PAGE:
[6]N.J. Office of the Attorney General, Excellence in Policing Initiative: Policing Reform, https://www.njoag.
(last visited Dec. 1, 2023).

[7] N.J. Office of the Attorney General, Excellence in Policing Initiative: Policing, Reimagined, https://www.nj.
(last visited Dec. 1, 2023).

[8] Attorney General Law Enforcement Directive No. 2019-3, “Law Enforcement Interactions with Transgender Individuals,” (Nov. 20, 2019).

[9] See Attorney General Law Enforcement Directive No. 2019-5, “Directive Strengthening and Supplementing Internal Affairs Policy & Procedures,” (Dec. 4, 2019); Attorney General Administrative Executive Directive No. 2020-6, “Directive Requiring Public Disclosure of the Identities of Department’s Officers Who Committed Serious Disciplinary Violations Since 2000,” (June 19, 2020).

[10] PTC members include two citizens of the state appointed by the Governor, the Attorney General, the Superintendent of State Police, the Commissioner of Education, the Executive Director of the New Jersey Commission on Higher Education, the Commissioner of Corrections, and the Chairman of the State Parole Board ex officio, or when so designated by them, their deputies, the Special Agent in Charge of the State of New Jersey for the Federal Bureau of Investigation or a designated representative, as well as representatives from a number of private organizations including the New Jersey State Association of Chiefs of Police, the New Jersey State Patrolmen’s Benevolent Association, Inc., the New Jersey State League of Municipalities, the New Jersey State Lodge, Fraternal Order of Police, the County Prosecutors’ Association of New Jersey, the Sheriffs’ Association of New Jersey, the Police Academy Directors Association, the New Jersey County Jail Wardens Association, the New Jersey Juvenile Detention Association, and the State Chapter of the National Organization of Black Law Enforcement Executives.

[11] N.J.S.A. 52:17B-66.

[12] N.J.S.A. 52:17B-71.

[13] A few law enforcement agencies reported to OSC that they vetted Street Cop training before officers from their departments attended. Other departments were not even aware that they had officers in attendance at the 2021 Conference until after OSC initiated its investigation. Based on OSC’s findings, self-regulation or reporting by individual officers or agencies is not a viable replacement for PTC-type oversight. In response to OSC’s notice of this Report, a few local departments expressed concern about how they should select appropriate private vendors to train their officers, which underscores that regulation is needed to ensure that the companies operating in New Jersey meet at least the minimum standards.

[14] OSC’s investigation found that the Company has received public funds from state, county, and/or municipal governments in at least 46 states across the country. See Appendices A and B to this report.

[15] These numbers are based on admissions that Street Cop made in a 2022 court filing.

[16] When asked about the presentations given at the Conference, Benigno indicated that he could not recall if he reviewed them beforehand and did not review them after the Conference. Indeed, Benigno indicated he was seeing many of the video clips he was shown for the first time during his interview.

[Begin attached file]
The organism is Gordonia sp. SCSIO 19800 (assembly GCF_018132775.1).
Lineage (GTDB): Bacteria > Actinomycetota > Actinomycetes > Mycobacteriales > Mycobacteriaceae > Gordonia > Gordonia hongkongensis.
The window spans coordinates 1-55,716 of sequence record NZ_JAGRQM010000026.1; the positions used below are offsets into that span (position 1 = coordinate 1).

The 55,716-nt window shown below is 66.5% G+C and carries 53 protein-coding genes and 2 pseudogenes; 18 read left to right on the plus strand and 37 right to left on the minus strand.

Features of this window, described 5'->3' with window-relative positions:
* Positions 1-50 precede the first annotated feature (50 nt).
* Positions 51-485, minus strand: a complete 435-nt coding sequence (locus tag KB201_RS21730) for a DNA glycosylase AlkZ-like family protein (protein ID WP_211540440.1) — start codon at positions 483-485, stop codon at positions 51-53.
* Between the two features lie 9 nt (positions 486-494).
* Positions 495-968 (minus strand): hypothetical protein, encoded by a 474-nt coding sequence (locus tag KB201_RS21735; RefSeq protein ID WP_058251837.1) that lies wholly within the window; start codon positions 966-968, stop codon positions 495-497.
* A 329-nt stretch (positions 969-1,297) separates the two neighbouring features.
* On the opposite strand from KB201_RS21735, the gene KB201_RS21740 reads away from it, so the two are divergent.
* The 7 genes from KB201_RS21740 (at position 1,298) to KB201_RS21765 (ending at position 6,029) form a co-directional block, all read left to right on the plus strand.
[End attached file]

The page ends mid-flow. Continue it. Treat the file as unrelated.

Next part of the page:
[17] This does not include the almost 40 officers listed as attending, but without association with a specific law enforcement agency or department. As discussed below, Street Cop did not provide OSC with an accurate or complete roster of Conference attendees from New Jersey law enforcement agencies and was unable to provide a list of officers who viewed the Conference on-demand. The option to purchase the on-demand training, which featured all Conference speakers discussed in this Report, among others, remained available until on or around May 31, 2022, when Street Cop removed the on-demand purchase option.

[18] While Street Cop’s records support these numbers, OSC could not independently confirm that all of these agencies had officers in attendance. See Appendix A to this report for a list of agencies that OSC separately confirmed have expended some form of public funds on the Conference. Multiple agencies also had officers in attendance who utilized their own funds and personal time to attend.

[19] All content and materials referenced in the report are the property of their respective owners.

[20] N.J.S.A. 52:15B-7 (setting forth authority of Inspector General, whose powers were combined with the State Comptroller in 2010).

[21] N.J.S.A. 52:17B-236.

[22] See, e.g., NJ Criminal Interdiction LLC d/b/a/ Street Cop Training v. Walsh, A-4009-21 (App. Div. Nov. 23, 2022), appeal denied 253 N.J. 287 (2023). In his sworn interview, Benigno asserted that “Street Cop has nothing to hide” and now plans to cooperate with OSC’s investigation. However, during that same interview, Benigno said some version of “I don’t know,” “I have no idea,” “I’m unaware,” “I have no clue,” and “I don’t recall,” 290 times in response to OSC’s questions. Additionally, Benigno was unable to confirm that the “facts” he certified to in his verified complaint alleging various claims against OSC, or that were contained in a certification about the availability of information responsive to OSC’s subpoena, were based on his personal knowledge at the time he signed them.